When the summer sun is out in full force, nothing beats a quick dip in the ocean or an afternoon on the lake. Yet, while pools, lakes and beaches are ideal for warm weather fun, they also present risks to young children and expert swimmers alike. If you want to make your home safer or learn how to handle wild water conditions, here's some sound advice:
1. Prep your pool for kids: The American Academy of Pediatrics (AAP) knows that pools can be dangerous for kids of any age. Therefore, they've created TIPP (The Injury Prevention Program) in order to help keep parents educated and informed. The AAP strongly recommends self-closing and self-latching fences that are at least four feet high and surround the entire pool. Keep a shepherd's hook or life preserver next to the pool, and don't rely upon inflatable toys or air-filled swimming aids as a replacement for approved life vests – especially for children just learning to swim. For kids under the age of five, the AAP urges parents and supervisors to keep them within an arm's length. Visit www.aap.org for more pool safety tips and find out how to take a CPR class at the Red Cross website (www.redcross.org).
2. Hang ten with handy beach advice:
San Diego is a beloved destination for beach bums across the world, so officials in charge of seaside safety can offer valuable tips. City experts recommend always swimming with a friend and near a lifeguard. For long-distance swimmers, keeping parallel to the shore is also a must. If you find yourself caught in a rip current, don't swim against it but rather sideways until free. Any San Diego lifeguard will also tell you "feet first, first time" (meaning don't dive into unfamiliar waters) and stay clear of coastal bluffs. Even experienced swimmers and scuba divers should always use caution when entering new territory. Get more tips at www.sandiego.gov or contact local authorities if you're planning a beach getaway and need more information about specific water conditions.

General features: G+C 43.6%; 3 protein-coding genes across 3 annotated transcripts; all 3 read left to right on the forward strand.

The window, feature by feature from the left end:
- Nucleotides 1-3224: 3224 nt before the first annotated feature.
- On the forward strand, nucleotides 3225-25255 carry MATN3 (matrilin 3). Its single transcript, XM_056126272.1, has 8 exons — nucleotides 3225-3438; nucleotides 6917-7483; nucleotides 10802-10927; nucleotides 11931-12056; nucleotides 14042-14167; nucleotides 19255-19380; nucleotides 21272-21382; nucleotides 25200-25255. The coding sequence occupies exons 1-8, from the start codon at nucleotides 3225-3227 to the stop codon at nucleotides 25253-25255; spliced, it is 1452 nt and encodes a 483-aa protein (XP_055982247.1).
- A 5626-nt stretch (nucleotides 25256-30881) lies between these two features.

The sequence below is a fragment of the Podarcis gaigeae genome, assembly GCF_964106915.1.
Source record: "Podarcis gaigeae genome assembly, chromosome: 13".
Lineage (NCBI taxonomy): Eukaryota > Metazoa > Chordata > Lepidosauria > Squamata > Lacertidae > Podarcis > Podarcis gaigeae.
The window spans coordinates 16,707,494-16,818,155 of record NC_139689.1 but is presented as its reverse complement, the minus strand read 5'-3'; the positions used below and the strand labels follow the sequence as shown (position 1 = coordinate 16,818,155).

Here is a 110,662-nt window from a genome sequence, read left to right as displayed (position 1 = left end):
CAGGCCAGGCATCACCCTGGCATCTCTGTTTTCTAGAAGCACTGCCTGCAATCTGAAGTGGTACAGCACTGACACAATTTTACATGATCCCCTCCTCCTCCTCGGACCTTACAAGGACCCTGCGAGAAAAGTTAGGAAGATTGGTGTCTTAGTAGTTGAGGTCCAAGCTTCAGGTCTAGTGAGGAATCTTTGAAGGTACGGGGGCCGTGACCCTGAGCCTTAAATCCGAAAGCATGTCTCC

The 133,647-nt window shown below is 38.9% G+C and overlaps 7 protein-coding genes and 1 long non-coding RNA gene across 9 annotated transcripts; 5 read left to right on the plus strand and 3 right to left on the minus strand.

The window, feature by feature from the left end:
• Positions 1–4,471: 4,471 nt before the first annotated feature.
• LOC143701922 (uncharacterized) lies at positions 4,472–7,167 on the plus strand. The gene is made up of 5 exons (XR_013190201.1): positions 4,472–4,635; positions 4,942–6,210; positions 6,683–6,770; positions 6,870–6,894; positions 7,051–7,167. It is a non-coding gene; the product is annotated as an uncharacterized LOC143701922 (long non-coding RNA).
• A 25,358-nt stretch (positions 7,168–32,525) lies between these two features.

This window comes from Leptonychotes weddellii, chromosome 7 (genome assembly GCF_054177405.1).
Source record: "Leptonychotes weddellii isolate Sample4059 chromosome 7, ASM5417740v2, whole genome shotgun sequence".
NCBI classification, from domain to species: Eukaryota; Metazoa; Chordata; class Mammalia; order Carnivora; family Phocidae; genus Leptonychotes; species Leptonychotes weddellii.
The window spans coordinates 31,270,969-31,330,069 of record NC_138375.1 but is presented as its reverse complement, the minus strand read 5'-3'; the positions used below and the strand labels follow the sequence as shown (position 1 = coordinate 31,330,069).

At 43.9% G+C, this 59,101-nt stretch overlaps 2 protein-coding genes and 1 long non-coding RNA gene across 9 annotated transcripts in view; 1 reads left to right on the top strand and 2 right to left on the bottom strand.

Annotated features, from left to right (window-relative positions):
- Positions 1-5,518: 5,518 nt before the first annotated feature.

3. Be smart when leaving the dock: Whether you're paddling a small canoe or revving up your speedboat, spending time on a lake requires adequate safety knowledge. The USDA Forest Service reports that nearly 1,000 people in America die in boating accidents each year, with about 50 percent of fatalities resulting from alcohol consumption. The Forest Service's first rule of thumb, therefore, is to refrain from drinking alcohol while operating a boat. Check your medications for side effects such as drowsiness, too. Always wear a U.S. Coast Guard approved flotation device and make sure your boat is equipped with a paddle, towline, emergency radio, first aid kit, flares and a whistle or horn. The USDA also urges individuals to keep their boats in proper working order and avoid excessive speed. Learn more from the U.S. Forest Service at www.fs.fed.us.
Perhaps the biggest piece advice that experts tend to repeat is "learn how to swim." Although this may seem like common sense, think about it for a minute: what would you do if caught in a rip tide? How long can you tread water? Even if you already know to basics of swimming, brushing-up on techniques is never a waste of time; learning emergency skills, such as CPR, can also save a life when by the pool or at the beach. Once you boost your waterside smarts, you’ll be able to cool off with more confidence this summer.